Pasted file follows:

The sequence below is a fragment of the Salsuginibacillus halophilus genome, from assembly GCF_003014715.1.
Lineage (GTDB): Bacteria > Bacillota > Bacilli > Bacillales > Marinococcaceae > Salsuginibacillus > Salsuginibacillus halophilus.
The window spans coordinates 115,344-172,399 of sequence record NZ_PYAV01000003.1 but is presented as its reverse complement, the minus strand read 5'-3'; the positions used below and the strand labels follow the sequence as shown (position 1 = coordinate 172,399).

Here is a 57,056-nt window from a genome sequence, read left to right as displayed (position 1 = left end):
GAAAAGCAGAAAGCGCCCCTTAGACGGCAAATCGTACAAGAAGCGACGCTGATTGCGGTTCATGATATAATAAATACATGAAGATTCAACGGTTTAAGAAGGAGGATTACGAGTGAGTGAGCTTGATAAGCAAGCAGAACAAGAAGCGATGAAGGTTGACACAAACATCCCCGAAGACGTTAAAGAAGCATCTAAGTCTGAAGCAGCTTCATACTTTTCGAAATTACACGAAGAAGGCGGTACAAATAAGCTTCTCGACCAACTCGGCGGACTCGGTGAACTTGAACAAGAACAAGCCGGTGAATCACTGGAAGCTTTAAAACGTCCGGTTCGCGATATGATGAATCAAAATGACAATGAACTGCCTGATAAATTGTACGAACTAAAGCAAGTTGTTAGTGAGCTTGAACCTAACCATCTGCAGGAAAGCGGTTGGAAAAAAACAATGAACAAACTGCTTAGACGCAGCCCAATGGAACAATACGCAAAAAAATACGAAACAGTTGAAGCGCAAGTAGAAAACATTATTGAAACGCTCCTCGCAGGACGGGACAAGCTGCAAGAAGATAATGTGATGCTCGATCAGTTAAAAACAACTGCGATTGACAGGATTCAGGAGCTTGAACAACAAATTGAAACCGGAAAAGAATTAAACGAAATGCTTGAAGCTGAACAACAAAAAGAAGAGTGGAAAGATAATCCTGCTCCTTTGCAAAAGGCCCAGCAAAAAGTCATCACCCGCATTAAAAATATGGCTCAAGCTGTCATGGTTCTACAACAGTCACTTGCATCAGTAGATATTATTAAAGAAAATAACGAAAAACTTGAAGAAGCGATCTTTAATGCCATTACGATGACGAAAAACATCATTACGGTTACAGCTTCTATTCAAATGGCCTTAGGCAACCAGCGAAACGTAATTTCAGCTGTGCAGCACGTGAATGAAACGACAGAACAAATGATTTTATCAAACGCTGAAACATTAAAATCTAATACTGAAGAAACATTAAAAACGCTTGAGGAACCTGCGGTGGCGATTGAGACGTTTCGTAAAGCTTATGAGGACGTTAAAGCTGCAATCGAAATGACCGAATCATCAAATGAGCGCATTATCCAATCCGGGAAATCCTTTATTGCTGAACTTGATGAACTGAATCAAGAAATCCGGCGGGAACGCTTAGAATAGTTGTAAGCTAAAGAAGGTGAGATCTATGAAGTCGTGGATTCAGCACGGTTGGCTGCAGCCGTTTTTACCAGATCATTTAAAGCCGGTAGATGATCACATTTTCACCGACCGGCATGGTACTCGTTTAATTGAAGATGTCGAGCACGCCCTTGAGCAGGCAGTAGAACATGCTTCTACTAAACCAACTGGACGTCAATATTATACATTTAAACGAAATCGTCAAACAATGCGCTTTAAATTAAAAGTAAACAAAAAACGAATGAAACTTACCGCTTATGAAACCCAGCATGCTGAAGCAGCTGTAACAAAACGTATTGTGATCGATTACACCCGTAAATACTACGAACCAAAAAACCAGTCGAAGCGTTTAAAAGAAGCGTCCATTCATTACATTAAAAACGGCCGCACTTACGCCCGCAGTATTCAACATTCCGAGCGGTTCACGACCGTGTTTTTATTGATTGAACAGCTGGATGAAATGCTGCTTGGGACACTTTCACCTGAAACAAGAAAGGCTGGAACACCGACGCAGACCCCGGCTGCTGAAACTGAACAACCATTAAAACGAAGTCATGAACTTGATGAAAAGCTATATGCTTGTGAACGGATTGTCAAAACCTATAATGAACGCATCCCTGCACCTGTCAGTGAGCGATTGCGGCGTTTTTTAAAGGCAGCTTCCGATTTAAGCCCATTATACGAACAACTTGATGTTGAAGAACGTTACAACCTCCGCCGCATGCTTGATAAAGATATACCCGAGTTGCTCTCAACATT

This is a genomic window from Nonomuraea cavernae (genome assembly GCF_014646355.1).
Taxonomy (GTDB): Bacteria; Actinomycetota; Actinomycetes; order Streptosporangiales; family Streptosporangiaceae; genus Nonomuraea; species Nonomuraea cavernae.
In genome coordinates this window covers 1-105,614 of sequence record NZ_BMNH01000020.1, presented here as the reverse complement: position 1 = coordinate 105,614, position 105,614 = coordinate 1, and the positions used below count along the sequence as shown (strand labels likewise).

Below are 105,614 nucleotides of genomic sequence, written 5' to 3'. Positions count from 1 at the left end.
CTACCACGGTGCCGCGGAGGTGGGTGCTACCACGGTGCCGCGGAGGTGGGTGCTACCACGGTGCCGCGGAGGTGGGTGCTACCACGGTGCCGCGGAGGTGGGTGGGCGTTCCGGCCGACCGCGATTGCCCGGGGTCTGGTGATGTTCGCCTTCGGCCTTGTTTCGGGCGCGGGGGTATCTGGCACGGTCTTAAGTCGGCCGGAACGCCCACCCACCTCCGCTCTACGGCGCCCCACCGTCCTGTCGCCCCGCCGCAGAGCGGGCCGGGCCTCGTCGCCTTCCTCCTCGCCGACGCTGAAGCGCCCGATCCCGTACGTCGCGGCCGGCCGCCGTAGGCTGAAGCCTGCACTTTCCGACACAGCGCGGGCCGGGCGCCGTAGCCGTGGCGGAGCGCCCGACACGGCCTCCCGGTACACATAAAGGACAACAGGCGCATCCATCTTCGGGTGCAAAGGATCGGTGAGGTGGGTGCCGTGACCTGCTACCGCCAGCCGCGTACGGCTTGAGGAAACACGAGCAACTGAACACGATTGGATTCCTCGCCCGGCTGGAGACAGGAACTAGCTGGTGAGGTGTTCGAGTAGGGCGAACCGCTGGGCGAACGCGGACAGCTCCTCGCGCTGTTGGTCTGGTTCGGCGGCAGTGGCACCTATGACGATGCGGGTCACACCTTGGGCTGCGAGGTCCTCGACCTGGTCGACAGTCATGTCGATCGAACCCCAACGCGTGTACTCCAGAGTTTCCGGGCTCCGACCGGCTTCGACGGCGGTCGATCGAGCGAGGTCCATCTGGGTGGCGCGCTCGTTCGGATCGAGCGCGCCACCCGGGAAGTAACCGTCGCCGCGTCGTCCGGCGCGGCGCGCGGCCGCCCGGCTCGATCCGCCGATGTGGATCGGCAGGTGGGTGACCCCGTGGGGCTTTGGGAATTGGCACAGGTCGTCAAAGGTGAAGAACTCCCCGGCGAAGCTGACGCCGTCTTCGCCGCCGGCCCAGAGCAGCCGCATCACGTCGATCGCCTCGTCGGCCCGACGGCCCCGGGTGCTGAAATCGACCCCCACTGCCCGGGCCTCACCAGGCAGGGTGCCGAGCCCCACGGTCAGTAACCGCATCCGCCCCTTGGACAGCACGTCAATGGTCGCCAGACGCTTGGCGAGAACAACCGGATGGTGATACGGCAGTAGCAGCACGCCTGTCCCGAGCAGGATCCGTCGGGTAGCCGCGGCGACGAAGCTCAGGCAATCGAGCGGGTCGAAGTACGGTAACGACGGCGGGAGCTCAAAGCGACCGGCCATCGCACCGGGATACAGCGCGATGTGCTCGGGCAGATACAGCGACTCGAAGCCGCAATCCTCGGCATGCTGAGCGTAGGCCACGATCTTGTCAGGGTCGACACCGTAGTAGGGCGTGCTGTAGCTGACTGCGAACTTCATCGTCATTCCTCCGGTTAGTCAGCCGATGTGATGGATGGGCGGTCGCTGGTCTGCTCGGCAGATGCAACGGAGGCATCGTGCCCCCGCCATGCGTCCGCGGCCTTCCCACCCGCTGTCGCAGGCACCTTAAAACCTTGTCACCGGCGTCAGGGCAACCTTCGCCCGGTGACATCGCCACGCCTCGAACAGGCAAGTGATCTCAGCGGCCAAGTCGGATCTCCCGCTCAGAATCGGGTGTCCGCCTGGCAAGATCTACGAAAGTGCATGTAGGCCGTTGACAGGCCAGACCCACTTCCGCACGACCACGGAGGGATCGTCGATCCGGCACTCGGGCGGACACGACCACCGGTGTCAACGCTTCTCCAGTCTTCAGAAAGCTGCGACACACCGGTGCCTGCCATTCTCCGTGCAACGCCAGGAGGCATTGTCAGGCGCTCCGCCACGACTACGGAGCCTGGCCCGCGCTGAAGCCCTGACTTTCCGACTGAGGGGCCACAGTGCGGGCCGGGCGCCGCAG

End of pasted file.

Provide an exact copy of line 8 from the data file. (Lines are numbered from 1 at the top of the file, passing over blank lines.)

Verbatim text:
In genome coordinates this window covers 1-105,614 of sequence record NZ_BMNH01000020.1, presented here as the reverse complement: position 1 = coordinate 105,614, position 105,614 = coordinate 1, and the positions used below count along the sequence as shown (strand labels likewise).